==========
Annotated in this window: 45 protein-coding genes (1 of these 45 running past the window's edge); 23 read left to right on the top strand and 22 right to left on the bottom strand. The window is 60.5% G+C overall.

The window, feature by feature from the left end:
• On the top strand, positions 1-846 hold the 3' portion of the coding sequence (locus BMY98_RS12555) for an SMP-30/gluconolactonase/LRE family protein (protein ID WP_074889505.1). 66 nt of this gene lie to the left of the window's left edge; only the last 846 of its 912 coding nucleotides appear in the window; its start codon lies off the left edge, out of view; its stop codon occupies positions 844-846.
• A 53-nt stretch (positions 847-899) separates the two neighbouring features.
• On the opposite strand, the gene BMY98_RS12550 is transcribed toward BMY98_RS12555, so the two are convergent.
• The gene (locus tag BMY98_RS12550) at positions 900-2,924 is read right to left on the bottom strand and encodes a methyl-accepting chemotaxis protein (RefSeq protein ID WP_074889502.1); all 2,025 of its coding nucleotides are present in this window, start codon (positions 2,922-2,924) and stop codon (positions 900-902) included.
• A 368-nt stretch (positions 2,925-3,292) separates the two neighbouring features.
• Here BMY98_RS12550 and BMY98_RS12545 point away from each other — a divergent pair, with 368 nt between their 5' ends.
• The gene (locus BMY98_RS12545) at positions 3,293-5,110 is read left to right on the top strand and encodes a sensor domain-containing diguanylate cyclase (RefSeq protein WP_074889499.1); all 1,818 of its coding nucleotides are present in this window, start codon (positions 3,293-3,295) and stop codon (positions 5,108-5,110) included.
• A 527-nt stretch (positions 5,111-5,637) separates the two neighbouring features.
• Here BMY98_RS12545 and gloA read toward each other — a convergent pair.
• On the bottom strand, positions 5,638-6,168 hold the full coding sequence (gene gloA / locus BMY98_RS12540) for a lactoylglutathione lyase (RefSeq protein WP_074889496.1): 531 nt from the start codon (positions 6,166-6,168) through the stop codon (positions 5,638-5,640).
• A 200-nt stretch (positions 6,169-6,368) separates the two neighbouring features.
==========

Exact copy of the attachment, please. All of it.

Annotated in this window: 45 protein-coding genes (1 of these 45 running past the window's edge); 23 read left to right on the top strand and 22 right to left on the bottom strand. The window is 60.5% G+C overall.

The window, feature by feature from the left end:
• On the top strand, positions 1-846 hold the 3' portion of the coding sequence (locus BMY98_RS12555) for an SMP-30/gluconolactonase/LRE family protein (protein ID WP_074889505.1). 66 nt of this gene lie to the left of the window's left edge; only the last 846 of its 912 coding nucleotides appear in the window; its start codon lies off the left edge, out of view; its stop codon occupies positions 844-846.
• A 53-nt stretch (positions 847-899) separates the two neighbouring features.
• On the opposite strand, the gene BMY98_RS12550 is transcribed toward BMY98_RS12555, so the two are convergent.
• The gene (locus tag BMY98_RS12550) at positions 900-2,924 is read right to left on the bottom strand and encodes a methyl-accepting chemotaxis protein (RefSeq protein ID WP_074889502.1); all 2,025 of its coding nucleotides are present in this window, start codon (positions 2,922-2,924) and stop codon (positions 900-902) included.
• A 368-nt stretch (positions 2,925-3,292) separates the two neighbouring features.
• Here BMY98_RS12550 and BMY98_RS12545 point away from each other — a divergent pair, with 368 nt between their 5' ends.
• The gene (locus BMY98_RS12545) at positions 3,293-5,110 is read left to right on the top strand and encodes a sensor domain-containing diguanylate cyclase (RefSeq protein WP_074889499.1); all 1,818 of its coding nucleotides are present in this window, start codon (positions 3,293-3,295) and stop codon (positions 5,108-5,110) included.
• A 527-nt stretch (positions 5,111-5,637) separates the two neighbouring features.
• Here BMY98_RS12545 and gloA read toward each other — a convergent pair.
• On the bottom strand, positions 5,638-6,168 hold the full coding sequence (gene gloA / locus BMY98_RS12540) for a lactoylglutathione lyase (RefSeq protein WP_074889496.1): 531 nt from the start codon (positions 6,166-6,168) through the stop codon (positions 5,638-5,640).
• A 200-nt stretch (positions 6,169-6,368) separates the two neighbouring features.